MANAGUA, Nicaragua (CNS) — Catholic Church representatives in Nicaragua are concerned about the potential social and environmental impact of building a 172-mile-long canal through the country to link the Pacific and the Atlantic oceans.
They are also worried about the uncertainty that surrounds the project, because concrete information is hard to find.
“We have said that it’s OK if the canal bring benefits to the people, but the government needs to act with transparency and clarity, because there is not enough information,” Bishop Jorge Solorzano Perez of Granada told Catholic News Service.
The concession to build and operate the canal for 50 years, renewable for another 50, was awarded in June 2013 to a newly created Chinese-Nicaraguan consortium HKND Group. The group is headed by Chinese businessman Wang Jing, who has apparently brought further investors on board to finance the $50 billion project, but nobody seems to know who they are, according to local media.
Last December, the Nicaraguan government began paving a road in for the project, which supporters argue will boost the economy and create 250,000 much-needed jobs for one of the poorest countries in the region.
Nicaragua Grand Canal and Development Project, according to HKND’s official website, “is a major infrastructure project with the potential to transform global trade, and make Nicaragua an important hub for transportation and logistics.”
The project, if finished, will connect the Pacific and Atlantic oceans across this Central American country of 6.1 million people. It will be about 570 yards wide and nearly 100 feet deep.
An airport is planned for the canal, as well as two ports and a free-trade zone.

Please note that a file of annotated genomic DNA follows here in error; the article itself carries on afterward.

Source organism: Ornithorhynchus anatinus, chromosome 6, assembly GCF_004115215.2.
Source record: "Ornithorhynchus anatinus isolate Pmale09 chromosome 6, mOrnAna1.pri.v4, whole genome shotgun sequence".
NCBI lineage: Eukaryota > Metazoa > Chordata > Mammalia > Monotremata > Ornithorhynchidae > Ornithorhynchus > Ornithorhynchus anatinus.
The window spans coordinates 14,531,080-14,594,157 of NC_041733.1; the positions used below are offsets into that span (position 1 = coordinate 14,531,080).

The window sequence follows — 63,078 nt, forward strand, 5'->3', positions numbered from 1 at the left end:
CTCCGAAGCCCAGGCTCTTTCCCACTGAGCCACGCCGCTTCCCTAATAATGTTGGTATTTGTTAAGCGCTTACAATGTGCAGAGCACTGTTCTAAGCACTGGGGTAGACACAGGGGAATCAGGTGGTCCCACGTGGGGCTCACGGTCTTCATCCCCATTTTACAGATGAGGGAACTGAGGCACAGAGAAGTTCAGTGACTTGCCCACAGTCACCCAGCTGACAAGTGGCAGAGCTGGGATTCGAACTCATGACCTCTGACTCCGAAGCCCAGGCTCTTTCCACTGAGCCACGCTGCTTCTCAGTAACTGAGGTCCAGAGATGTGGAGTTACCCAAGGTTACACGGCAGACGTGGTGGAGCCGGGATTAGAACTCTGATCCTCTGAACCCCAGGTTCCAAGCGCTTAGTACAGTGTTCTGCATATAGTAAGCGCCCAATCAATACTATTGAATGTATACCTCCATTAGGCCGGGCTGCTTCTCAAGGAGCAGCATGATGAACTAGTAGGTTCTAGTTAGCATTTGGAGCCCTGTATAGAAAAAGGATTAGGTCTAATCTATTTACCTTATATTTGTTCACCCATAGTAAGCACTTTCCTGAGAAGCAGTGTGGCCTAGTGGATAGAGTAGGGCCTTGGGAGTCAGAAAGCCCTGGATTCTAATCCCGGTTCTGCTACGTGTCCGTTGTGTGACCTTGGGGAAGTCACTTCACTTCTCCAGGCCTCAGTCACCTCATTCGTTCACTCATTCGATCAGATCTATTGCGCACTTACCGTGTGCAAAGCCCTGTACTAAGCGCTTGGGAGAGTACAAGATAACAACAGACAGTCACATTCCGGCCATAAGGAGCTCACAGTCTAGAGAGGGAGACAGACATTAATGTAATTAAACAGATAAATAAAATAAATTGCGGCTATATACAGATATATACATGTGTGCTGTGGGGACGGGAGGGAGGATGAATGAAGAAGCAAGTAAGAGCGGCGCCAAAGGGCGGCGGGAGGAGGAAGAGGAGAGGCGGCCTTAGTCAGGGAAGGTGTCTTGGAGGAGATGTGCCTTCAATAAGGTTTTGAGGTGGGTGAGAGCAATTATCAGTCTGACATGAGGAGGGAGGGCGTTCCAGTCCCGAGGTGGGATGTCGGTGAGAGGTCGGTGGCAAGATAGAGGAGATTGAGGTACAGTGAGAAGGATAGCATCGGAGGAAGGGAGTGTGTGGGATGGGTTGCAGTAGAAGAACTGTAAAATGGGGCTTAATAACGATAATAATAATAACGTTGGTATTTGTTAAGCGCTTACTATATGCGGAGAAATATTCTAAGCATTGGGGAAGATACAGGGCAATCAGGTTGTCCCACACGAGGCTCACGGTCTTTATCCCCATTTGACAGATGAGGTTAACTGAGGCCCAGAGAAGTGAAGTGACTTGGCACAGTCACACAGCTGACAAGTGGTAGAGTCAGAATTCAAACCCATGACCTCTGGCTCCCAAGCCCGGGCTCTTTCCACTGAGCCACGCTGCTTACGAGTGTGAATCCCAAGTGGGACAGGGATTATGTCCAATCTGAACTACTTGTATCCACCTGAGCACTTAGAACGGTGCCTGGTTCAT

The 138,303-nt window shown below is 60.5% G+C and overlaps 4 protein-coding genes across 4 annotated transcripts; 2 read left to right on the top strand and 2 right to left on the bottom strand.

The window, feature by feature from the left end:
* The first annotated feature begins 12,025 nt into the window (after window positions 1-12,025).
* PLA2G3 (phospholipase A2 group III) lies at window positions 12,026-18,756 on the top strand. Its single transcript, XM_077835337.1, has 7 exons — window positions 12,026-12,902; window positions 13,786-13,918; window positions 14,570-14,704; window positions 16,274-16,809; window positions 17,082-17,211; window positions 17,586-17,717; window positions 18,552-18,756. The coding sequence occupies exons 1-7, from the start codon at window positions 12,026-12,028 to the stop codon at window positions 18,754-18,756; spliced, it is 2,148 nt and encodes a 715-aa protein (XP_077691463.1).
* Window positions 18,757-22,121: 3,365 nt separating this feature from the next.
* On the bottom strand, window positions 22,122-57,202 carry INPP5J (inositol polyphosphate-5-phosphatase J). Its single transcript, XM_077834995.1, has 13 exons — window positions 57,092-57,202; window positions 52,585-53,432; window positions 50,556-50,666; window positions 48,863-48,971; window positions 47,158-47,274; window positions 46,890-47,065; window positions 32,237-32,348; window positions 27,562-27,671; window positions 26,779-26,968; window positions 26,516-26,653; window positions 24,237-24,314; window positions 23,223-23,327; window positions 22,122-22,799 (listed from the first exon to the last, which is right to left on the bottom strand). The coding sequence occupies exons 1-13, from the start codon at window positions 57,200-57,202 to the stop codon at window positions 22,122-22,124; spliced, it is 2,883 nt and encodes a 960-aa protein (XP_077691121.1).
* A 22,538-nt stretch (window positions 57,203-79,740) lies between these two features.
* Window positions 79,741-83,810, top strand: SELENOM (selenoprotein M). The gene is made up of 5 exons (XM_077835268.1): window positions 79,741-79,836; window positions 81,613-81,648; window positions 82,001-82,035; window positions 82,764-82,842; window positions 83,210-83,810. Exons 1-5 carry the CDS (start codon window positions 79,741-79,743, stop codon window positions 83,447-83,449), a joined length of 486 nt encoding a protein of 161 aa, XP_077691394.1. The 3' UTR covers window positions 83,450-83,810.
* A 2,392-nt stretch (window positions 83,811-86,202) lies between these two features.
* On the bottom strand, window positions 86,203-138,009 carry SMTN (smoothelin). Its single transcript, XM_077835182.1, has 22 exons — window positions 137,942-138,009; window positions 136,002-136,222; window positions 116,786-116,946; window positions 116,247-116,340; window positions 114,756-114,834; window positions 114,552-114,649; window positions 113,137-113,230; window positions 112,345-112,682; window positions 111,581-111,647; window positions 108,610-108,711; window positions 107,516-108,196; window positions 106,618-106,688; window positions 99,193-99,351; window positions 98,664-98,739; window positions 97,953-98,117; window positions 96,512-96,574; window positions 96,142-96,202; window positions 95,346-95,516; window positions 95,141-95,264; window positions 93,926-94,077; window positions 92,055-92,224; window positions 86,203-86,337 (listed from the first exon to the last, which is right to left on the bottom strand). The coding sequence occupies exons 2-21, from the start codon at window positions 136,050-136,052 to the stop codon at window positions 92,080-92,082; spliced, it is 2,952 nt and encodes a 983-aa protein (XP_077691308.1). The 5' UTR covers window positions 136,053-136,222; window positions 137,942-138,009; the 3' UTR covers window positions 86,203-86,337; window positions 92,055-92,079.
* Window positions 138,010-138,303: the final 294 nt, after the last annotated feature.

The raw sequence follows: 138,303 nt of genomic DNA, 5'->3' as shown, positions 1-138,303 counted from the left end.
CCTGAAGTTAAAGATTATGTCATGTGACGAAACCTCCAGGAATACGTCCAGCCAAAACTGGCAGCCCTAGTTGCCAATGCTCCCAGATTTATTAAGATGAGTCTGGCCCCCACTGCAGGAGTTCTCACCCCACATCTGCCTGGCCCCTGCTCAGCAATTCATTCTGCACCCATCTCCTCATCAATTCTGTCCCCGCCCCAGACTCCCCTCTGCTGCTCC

Despite the enormous scale of the project, Nicaraguans say they have not been told crucial information, such as the predicted environmental impact.
“The pope has said in the encyclical ‘Laudato Si” that when projects are carried out without the appropriate environmental impact studies, they should not be done,” said Bishop Solorzano, whose diocese is on the shores of Lake Nicaragua.
There is a risk that the lake — which covers 3,100 square miles and is the largest lake in Central America — could be affected, since the canal route will cross it and engineers will have to dredge to make a deep enough corridor for the canal.
Dredging would spread the toxic sediment that lies on the lake bed and threaten its marine life, environmentalists have warned.
“How the project will affect the lake is one of the major concerns of the people of Granada,” said Bishop Solorzano.
Environmental Resources Management, a British company hired by HKND to conduct an environmental and social impact assessment, presented its findings to the Nicaraguan government June 1.
The HKND website says, “The ESIA report demonstrates that the grand canal will have a positive impact on social and environmental terms.”
But in mid-June, scientists from the University of Miami said they had reviewed the document and that Nicaragua’s huge project “could become a mega-mistake without a sound scientific basis.”